What is Secondary Infertility?
Secondary infertility is generally defined as patients who have already had at least one past pregnancy, but who have been trying for greater than one year to conceive again. Others who qualify for secondary infertility include patients less than 35 years of age or patients greater than 35 years of age who have been trying to conceive for six months. The first pregnancy does not need to necessarily be a live birth, but rather could have been an ectopic pregnancy or miscarriage. Secondary infertility affects approximately 20% of all the patients we see at Coastal Fertility Specialists.
Secondary infertility is clearly very frustrating in that things have worked in the past, but are no longer working. During your new patient consultation your physicians at Coastal Fertility Specialists will help determine what may have changed resulting in the new diagnosis of infertility and ways that we can help to improve the outcome.
The evaluation of secondary infertility typically includes a hysterosalpingogram to look for any new changes in the functioning of the fallopian tubes. Sperm counts can also change over time with the new diagnosis of male factor infertility coming from the new use of male hormones, new medications, recent surgery, illness and stress.
Decreased ovarian reserve (decreased egg number and quality) is one of the most common causes of secondary infertility and is measured through a Day 3 measurement of estradiol, FSH and LH and typically through a newer hormone measurement called anti-mullerian hormone (AMH). A baseline ultrasound is performed during a new patient visit to look for any changes in the uterus over time such as uterine fibroids. That same baseline ultrasound can help count the number of antral follicles in the ovary which is also a very sensitive measurement of ovarian reserve.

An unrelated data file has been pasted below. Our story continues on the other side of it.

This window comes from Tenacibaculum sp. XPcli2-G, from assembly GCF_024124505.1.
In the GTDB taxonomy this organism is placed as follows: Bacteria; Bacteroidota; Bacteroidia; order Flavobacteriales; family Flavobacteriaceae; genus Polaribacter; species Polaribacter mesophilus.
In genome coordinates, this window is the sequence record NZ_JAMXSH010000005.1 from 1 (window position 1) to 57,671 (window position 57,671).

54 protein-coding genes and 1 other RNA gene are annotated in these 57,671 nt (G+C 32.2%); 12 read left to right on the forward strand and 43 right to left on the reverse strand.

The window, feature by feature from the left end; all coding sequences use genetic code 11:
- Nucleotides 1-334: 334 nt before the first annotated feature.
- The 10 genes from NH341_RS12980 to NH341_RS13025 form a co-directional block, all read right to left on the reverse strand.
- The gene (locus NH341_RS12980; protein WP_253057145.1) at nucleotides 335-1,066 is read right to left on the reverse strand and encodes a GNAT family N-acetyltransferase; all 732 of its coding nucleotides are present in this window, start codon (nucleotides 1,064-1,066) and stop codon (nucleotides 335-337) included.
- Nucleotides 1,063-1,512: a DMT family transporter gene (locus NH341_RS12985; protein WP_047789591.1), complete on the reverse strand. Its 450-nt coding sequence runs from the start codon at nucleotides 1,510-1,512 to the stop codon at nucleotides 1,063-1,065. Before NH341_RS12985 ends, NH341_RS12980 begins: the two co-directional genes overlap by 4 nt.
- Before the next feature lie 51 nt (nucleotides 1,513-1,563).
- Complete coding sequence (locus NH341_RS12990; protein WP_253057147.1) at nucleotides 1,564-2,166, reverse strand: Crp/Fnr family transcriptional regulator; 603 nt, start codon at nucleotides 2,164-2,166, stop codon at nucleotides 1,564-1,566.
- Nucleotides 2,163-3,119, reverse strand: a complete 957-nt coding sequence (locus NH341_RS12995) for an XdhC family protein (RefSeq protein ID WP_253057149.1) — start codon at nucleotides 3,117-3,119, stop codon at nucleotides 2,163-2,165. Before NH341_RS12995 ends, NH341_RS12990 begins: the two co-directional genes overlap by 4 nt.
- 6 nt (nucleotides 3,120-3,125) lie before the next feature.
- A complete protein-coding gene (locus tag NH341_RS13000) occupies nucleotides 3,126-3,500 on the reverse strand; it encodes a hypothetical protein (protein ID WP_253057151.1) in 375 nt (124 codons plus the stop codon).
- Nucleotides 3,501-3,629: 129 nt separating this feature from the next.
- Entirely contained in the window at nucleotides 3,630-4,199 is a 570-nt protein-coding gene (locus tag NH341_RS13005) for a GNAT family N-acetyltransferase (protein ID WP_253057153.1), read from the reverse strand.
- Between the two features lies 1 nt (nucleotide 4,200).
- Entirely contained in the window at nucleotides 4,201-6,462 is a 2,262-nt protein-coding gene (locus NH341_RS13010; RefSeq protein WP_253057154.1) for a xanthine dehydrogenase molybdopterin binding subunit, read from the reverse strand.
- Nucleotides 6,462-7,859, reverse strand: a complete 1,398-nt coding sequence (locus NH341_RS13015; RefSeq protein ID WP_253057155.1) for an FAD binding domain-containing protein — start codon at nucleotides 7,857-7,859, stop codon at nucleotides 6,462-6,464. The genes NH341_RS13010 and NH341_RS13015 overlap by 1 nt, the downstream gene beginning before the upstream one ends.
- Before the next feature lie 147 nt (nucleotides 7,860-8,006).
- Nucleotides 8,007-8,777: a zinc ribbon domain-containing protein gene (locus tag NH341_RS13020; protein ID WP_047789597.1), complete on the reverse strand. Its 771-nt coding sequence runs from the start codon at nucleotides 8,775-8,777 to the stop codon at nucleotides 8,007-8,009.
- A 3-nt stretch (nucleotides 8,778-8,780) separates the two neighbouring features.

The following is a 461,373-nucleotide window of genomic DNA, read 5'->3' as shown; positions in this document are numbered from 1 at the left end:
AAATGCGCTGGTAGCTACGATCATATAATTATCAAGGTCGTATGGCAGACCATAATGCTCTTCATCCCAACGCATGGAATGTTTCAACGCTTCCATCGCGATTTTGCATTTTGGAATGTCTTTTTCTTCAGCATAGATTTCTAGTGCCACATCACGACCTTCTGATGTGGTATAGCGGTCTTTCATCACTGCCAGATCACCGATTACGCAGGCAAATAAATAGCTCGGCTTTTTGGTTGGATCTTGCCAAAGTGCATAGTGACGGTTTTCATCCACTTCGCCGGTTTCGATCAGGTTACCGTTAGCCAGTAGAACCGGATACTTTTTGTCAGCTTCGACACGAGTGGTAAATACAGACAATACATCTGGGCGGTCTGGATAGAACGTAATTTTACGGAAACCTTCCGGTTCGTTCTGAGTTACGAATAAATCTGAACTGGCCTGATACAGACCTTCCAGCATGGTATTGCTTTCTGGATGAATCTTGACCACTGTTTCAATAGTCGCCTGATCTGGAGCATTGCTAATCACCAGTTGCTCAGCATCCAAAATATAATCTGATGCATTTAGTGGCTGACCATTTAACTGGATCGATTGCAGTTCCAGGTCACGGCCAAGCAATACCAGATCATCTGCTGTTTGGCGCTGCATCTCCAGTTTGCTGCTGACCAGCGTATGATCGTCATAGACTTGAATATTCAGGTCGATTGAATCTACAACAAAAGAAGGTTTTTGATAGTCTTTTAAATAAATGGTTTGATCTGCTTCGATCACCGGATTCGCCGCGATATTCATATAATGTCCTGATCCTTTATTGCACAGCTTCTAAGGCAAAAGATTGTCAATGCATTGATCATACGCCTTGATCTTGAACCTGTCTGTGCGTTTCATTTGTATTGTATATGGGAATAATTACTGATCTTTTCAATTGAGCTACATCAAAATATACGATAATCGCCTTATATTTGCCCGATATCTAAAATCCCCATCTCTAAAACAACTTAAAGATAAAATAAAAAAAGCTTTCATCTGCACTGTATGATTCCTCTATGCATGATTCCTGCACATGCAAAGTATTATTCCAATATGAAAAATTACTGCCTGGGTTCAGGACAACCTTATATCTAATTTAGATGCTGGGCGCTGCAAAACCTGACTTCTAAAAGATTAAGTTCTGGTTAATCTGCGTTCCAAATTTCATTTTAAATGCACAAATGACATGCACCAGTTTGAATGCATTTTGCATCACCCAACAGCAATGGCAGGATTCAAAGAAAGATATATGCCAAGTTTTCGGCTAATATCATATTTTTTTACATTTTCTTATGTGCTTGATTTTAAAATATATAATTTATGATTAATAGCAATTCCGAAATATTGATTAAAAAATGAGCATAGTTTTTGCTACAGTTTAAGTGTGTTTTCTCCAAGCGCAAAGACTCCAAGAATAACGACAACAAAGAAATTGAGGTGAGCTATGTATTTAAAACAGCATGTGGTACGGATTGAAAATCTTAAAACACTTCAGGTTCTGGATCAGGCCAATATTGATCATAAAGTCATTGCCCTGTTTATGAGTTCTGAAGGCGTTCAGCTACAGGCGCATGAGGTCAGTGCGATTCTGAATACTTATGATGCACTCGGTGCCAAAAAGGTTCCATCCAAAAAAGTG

Secondary infertility has one of the highest success rates of all forms of infertility as there is generally something new causing the infertility that hopefully can be overcome to help you conceive again. If the hysterosalpingogram is normal, sperm count is normal and ovarian reserve testing appears reasonable, we typically would recommend proceeding with simpler forms of treatment such as ovulation induction and intrauterine insemination.
At Coastal Fertility Specialists, the ovulation induction and intrauterine insemination process generally starts with a combination of Letrozole and gonadotropins which in combination helps to lower overall treatment costs and improve pregnancy rates. Pregnancy rates ultimately depend on the cause of secondary infertility and the female age, but range from 15% to 20% per treatment cycle.